By JAY COLEMAN Associated PressThe most important cultural legacy left behind by America’s Civil War, the Great Depression and World War II is the legacy of the men and women who served in it.
But it’s also the legacy that could be lost, or even damaged, by the pace of modernizing and digitizing U.S. museums.
A new generation of historians is grappling with how to preserve that legacy, and with the challenges that come along with it.
It is a delicate balance, experts say, that needs to be kept in mind when historians consider how best to protect and interpret America’s most iconic works of art.
It also has to be balanced against the need to preserve some of its most powerful cultural symbols.
The Great Depression, which lasted for more than two decades, had an effect on the United States that historians say can be measured in decades.
It was the biggest social disruption of the 20th century, with millions of people losing jobs, homes and homes and businesses.
The U.K., France and other Western nations followed suit, as did the United Nations.
In the aftermath, it’s estimated that $200 billion was lost to the economy.
The great-great-greats debate is now at the heart of a growing debate over the appropriateness of preserving and defending cultural artifacts that are important to our history.
The question is whether those assets should be taken out of the country’s public domain, or put into museums.
There are several reasons why the question of the cultural impact should be considered, said Michael R. Smith, a historian at the University of Notre Dame in Indiana and a member of the National Academy of American History.
The issue of preserving these priceless objects requires more than just an opinion on how much is enough.
It requires the ability to understand what’s happened in history, he said.
The first and most important is that there is no easy answer.
That is, the most important thing to know about the Great War is that its cultural impact was enormous, Smith said.
The American people had a huge amount of pride in their country, and they had a tremendous amount of hope that the war would be over.
The nation’s cultural life in the decades following the war was marked by tremendous cultural expression and the creation of a number of important museums.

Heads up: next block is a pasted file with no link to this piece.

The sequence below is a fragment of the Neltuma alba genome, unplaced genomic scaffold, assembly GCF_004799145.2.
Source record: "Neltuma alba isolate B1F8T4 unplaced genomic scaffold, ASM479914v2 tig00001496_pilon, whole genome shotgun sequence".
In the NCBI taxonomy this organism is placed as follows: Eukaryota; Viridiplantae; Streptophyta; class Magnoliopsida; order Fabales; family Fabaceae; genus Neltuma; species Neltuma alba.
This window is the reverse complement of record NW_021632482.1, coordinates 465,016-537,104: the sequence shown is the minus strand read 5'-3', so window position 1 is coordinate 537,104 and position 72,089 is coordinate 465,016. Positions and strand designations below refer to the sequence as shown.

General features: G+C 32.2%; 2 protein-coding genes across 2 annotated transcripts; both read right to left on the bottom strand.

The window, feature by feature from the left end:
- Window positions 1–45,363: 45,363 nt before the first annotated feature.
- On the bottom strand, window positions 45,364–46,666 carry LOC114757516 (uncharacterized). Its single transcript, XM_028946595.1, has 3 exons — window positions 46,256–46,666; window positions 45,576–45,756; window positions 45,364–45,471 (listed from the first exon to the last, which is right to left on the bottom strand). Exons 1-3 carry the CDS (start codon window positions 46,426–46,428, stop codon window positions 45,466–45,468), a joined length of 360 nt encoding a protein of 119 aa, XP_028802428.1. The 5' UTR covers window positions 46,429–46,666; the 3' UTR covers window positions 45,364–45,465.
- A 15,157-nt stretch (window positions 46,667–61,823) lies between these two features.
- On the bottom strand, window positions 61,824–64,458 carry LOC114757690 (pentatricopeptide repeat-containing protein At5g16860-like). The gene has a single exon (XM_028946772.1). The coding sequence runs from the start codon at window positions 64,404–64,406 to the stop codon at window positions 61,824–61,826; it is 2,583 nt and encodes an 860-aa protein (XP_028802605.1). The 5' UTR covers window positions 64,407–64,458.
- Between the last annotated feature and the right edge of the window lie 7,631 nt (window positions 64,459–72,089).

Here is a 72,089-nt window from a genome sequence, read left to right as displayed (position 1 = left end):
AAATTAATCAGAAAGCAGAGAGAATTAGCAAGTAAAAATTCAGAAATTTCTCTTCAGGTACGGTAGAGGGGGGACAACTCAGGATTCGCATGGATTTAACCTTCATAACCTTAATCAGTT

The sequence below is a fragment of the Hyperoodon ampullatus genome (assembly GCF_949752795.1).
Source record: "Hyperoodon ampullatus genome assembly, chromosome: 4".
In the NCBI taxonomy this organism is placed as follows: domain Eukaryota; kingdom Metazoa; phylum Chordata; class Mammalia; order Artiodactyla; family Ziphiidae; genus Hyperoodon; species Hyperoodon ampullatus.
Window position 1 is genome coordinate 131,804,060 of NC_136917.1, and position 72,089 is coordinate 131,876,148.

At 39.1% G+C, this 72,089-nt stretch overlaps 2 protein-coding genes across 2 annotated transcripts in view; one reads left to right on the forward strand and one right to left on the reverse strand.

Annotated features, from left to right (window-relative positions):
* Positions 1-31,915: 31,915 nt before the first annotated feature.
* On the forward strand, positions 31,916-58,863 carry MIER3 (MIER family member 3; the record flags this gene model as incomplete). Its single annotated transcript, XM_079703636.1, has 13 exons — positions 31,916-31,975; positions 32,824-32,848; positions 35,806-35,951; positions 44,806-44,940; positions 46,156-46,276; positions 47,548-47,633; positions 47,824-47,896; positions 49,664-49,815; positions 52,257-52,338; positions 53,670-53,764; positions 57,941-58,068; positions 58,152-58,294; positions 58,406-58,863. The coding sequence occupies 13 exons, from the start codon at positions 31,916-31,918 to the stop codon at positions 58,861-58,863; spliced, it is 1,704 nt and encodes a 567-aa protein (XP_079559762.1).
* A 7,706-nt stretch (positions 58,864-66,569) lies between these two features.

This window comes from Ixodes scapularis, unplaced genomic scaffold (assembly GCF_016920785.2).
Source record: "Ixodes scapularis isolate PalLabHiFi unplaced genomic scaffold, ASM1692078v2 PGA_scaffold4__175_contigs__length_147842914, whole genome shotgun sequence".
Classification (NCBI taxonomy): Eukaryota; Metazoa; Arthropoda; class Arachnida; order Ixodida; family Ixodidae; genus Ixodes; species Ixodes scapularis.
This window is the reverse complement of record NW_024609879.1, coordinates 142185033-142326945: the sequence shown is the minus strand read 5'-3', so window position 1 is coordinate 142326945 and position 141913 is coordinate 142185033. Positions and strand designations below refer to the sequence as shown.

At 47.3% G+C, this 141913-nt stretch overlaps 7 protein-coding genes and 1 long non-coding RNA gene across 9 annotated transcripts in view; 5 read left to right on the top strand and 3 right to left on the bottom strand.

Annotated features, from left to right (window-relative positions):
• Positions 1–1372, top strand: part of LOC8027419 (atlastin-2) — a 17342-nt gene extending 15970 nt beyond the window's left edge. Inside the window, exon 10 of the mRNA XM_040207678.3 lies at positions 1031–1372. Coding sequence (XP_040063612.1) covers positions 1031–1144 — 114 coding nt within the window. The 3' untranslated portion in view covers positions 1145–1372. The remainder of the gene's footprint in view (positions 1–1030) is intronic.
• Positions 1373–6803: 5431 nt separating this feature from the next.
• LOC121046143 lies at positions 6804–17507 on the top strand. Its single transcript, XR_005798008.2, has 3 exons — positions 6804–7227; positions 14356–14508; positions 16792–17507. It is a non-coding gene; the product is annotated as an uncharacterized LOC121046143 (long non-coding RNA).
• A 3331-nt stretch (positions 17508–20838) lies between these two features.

One of those is the National Museum of the American Civil War in Washington.
The museum has been open since 1919, with the first exhibits opening in 1931.
But there is much that still needs to change.
One major piece of work in the museum is the War Department’s historic maps of the war, the earliest known, Smith noted.
The museum has a lot to learn, but the most challenging thing is how to tell the story of the people who fought in the war without being a part of the story, he added.
Smith also pointed out that many of the artifacts in the collection are part of museums’ collections.
For example, a bronze statue of a soldier holding a rifle and a musket in the front is part of an American Civil war exhibit in Washington, D.C. It is part, in part, of the history of the United Kingdom.
A second piece of important history that has yet to be told is the role played by Confederate Gen. William T. Sherman in the battle of Bull Run, the Confederate victory over Union Gen. Robert E. Lee in Gettysburg, Pa.
The Sherman statue was erected in 1890 and the statue in the National Cemetery is a part in a monument honoring the Civil War veterans.
The Smithsonian Institution’s National War Museum, which opened in 1917, also is a good example of a museum that is still working to tell a larger story of a major event, Smith added.
Smith also said that it is important to look at how many people fought and died in the Civil Wars, particularly those who died in battle.
One of the reasons that there are so few of them in the American public’s memory is that they were all soldiers who fought for a cause they believed in, Smith wrote in an email.
The third piece of American history that needs protection is the Great Migration.
It occurred between 1860 and 1870, and the country was in a deep economic crisis.
The United States was a major exporter of cotton and corn, and it also produced many other commodities that were essential to American manufacturing.
There were many African Americans and many Native Americans who came to the United Stated.
But the great majority of those people left with no money and no job.
As a result, the vast majority of Americans did not get the opportunity to experience the social, economic and cultural changes that were happening in the United State at that time, Smith explained.
In addition, Smith pointed out, the migration caused significant problems for the families who had left the country to get work.
Many families lost homes and jobs as a result of the migration, and as a consequence of that loss, the nation’s economic problems went on for decades.
The final piece of the Great